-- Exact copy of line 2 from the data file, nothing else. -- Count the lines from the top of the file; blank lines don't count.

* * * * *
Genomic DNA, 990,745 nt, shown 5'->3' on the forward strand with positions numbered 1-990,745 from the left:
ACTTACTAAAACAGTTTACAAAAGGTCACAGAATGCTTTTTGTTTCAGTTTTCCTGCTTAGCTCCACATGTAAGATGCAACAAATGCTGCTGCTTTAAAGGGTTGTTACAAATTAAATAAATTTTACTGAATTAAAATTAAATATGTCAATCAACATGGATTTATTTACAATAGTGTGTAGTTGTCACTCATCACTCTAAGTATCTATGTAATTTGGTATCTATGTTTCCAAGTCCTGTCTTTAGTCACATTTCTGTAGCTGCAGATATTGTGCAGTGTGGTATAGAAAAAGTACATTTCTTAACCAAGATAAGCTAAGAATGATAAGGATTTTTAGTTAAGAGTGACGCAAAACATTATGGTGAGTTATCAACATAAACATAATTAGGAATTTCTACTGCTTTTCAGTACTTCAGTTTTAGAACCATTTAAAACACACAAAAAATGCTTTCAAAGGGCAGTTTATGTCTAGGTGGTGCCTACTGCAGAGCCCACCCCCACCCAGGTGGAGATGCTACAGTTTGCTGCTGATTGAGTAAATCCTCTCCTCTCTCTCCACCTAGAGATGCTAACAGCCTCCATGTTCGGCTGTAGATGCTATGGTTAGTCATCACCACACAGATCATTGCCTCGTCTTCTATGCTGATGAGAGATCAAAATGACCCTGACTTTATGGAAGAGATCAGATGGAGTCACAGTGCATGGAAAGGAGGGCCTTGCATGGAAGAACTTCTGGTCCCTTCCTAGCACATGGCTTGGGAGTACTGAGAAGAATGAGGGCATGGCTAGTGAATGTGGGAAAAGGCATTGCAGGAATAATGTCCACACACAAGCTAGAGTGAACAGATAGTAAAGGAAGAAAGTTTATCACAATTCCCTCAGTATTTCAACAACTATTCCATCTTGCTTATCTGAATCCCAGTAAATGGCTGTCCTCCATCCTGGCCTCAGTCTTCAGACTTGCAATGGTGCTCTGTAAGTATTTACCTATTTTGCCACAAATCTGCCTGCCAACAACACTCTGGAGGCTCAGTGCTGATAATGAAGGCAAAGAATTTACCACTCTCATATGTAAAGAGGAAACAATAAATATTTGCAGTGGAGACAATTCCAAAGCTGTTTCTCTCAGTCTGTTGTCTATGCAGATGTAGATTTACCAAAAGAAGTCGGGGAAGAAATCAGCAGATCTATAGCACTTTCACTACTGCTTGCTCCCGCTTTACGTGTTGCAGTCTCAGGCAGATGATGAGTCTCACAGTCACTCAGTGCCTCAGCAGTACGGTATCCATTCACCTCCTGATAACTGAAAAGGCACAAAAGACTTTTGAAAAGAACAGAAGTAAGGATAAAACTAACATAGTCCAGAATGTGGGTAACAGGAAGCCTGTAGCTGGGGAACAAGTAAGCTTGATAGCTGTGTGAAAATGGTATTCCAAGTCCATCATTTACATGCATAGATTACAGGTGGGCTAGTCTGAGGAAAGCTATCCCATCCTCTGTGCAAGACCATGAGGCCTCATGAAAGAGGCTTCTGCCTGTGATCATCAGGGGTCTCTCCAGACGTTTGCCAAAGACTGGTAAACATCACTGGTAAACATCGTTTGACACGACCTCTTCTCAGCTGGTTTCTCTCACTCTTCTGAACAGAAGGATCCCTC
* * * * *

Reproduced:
ACTTACTAAAACAGTTTACAAAAGGTCACAGAATGCTTTTTGTTTCAGTTTTCCTGCTTAGCTCCACATGTAAGATGCAACAAATGCTGCTGCTTTAAAGGGTTGTTACAAATTAAATAAATTTTACTGAATTAAAATTAAATATGTCAATCAACATGGATTTATTTACAATAGTGTGTAGTTGTCACTCATCACTCTAAGTATCTATGTAATTTGGTATCTATGTTTCCAAGTCCTGTCTTTAGTCACATTTCTGTAGCTGCAGATATTGTGCAGTGTGGTATAGAAAAAGTACATTTCTTAACCAAGATAAGCTAAGAATGATAAGGATTTTTAGTTAAGAGTGACGCAAAACATTATGGTGAGTTATCAACATAAACATAATTAGGAATTTCTACTGCTTTTCAGTACTTCAGTTTTAGAACCATTTAAAACACACAAAAAATGCTTTCAAAGGGCAGTTTATGTCTAGGTGGTGCCTACTGCAGAGCCCACCCCCACCCAGGTGGAGATGCTACAGTTTGCTGCTGATTGAGTAAATCCTCTCCTCTCTCTCCACCTAGAGATGCTAACAGCCTCCATGTTCGGCTGTAGATGCTATGGTTAGTCATCACCACACAGATCATTGCCTCGTCTTCTATGCTGATGAGAGATCAAAATGACCCTGACTTTATGGAAGAGATCAGATGGAGTCACAGTGCATGGAAAGGAGGGCCTTGCATGGAAGAACTTCTGGTCCCTTCCTAGCACATGGCTTGGGAGTACTGAGAAGAATGAGGGCATGGCTAGTGAATGTGGGAAAAGGCATTGCAGGAATAATGTCCACACACAAGCTAGAGTGAACAGATAGTAAAGGAAGAAAGTTTATCACAATTCCCTCAGTATTTCAACAACTATTCCATCTTGCTTATCTGAATCCCAGTAAATGGCTGTCCTCCATCCTGGCCTCAGTCTTCAGACTTGCAATGGTGCTCTGTAAGTATTTACCTATTTTGCCACAAATCTGCCTGCCAACAACACTCTGGAGGCTCAGTGCTGATAATGAAGGCAAAGAATTTACCACTCTCATATGTAAAGAGGAAACAATAAATATTTGCAGTGGAGACAATTCCAAAGCTGTTTCTCTCAGTCTGTTGTCTATGCAGATGTAGATTTACCAAAAGAAGTCGGGGAAGAAATCAGCAGATCTATAGCACTTTCACTACTGCTTGCTCCCGCTTTACGTGTTGCAGTCTCAGGCAGATGATGAGTCTCACAGTCACTCAGTGCCTCAGCAGTACGGTATCCATTCACCTCCTGATAACTGAAAAGGCACAAAAGACTTTTGAAAAGAACAGAAGTAAGGATAAAACTAACATAGTCCAGAATGTGGGTAACAGGAAGCCTGTAGCTGGGGAACAAGTAAGCTTGATAGCTGTGTGAAAATGGTATTCCAAGTCCATCATTTACATGCATAGATTACAGGTGGGCTAGTCTGAGGAAAGCTATCCCATCCTCTGTGCAAGACCATGAGGCCTCATGAAAGAGGCTTCTGCCTGTGATCATCAGGGGTCTCTCCAGACGTTTGCCAAAGACTGGTAAACATCACTGGTAAACATCGTTTGACACGACCTCTTCTCAGCTGGTTTCTCTCACTCTTCTGAACAGAAGGATCCCTC